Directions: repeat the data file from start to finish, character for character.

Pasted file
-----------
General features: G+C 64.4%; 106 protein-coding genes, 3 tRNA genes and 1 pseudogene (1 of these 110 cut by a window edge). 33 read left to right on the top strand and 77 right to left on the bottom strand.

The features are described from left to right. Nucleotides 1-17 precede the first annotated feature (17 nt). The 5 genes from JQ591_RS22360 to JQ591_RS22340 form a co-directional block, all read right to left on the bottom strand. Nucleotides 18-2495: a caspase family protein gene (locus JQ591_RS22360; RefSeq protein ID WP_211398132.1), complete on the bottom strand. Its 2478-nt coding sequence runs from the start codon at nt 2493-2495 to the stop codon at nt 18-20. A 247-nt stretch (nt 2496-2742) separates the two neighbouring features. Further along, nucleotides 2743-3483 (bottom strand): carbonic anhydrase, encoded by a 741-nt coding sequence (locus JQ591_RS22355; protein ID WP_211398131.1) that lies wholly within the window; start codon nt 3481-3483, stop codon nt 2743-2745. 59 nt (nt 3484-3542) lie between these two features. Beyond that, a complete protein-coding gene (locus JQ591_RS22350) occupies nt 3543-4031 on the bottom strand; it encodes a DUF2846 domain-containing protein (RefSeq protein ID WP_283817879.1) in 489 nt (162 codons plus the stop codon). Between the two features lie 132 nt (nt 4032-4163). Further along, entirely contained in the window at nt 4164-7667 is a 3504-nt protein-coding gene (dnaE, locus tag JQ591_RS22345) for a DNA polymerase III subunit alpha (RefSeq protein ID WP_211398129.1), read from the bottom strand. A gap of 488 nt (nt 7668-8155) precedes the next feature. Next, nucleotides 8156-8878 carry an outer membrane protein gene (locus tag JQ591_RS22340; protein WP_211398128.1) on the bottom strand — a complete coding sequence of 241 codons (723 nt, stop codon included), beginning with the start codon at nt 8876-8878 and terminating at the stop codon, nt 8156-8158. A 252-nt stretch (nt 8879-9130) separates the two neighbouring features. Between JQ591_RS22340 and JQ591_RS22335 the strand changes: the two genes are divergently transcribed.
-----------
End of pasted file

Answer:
General features: G+C 64.4%; 106 protein-coding genes, 3 tRNA genes and 1 pseudogene (1 of these 110 cut by a window edge). 33 read left to right on the top strand and 77 right to left on the bottom strand.

The features are described from left to right. Nucleotides 1-17 precede the first annotated feature (17 nt). The 5 genes from JQ591_RS22360 to JQ591_RS22340 form a co-directional block, all read right to left on the bottom strand. Nucleotides 18-2495: a caspase family protein gene (locus JQ591_RS22360; RefSeq protein ID WP_211398132.1), complete on the bottom strand. Its 2478-nt coding sequence runs from the start codon at nt 2493-2495 to the stop codon at nt 18-20. A 247-nt stretch (nt 2496-2742) separates the two neighbouring features. Further along, nucleotides 2743-3483 (bottom strand): carbonic anhydrase, encoded by a 741-nt coding sequence (locus JQ591_RS22355; protein ID WP_211398131.1) that lies wholly within the window; start codon nt 3481-3483, stop codon nt 2743-2745. 59 nt (nt 3484-3542) lie between these two features. Beyond that, a complete protein-coding gene (locus JQ591_RS22350) occupies nt 3543-4031 on the bottom strand; it encodes a DUF2846 domain-containing protein (RefSeq protein ID WP_283817879.1) in 489 nt (162 codons plus the stop codon). Between the two features lie 132 nt (nt 4032-4163). Further along, entirely contained in the window at nt 4164-7667 is a 3504-nt protein-coding gene (dnaE, locus tag JQ591_RS22345) for a DNA polymerase III subunit alpha (RefSeq protein ID WP_211398129.1), read from the bottom strand. A gap of 488 nt (nt 7668-8155) precedes the next feature. Next, nucleotides 8156-8878 carry an outer membrane protein gene (locus tag JQ591_RS22340; protein WP_211398128.1) on the bottom strand — a complete coding sequence of 241 codons (723 nt, stop codon included), beginning with the start codon at nt 8876-8878 and terminating at the stop codon, nt 8156-8158. A 252-nt stretch (nt 8879-9130) separates the two neighbouring features. Between JQ591_RS22340 and JQ591_RS22335 the strand changes: the two genes are divergently transcribed.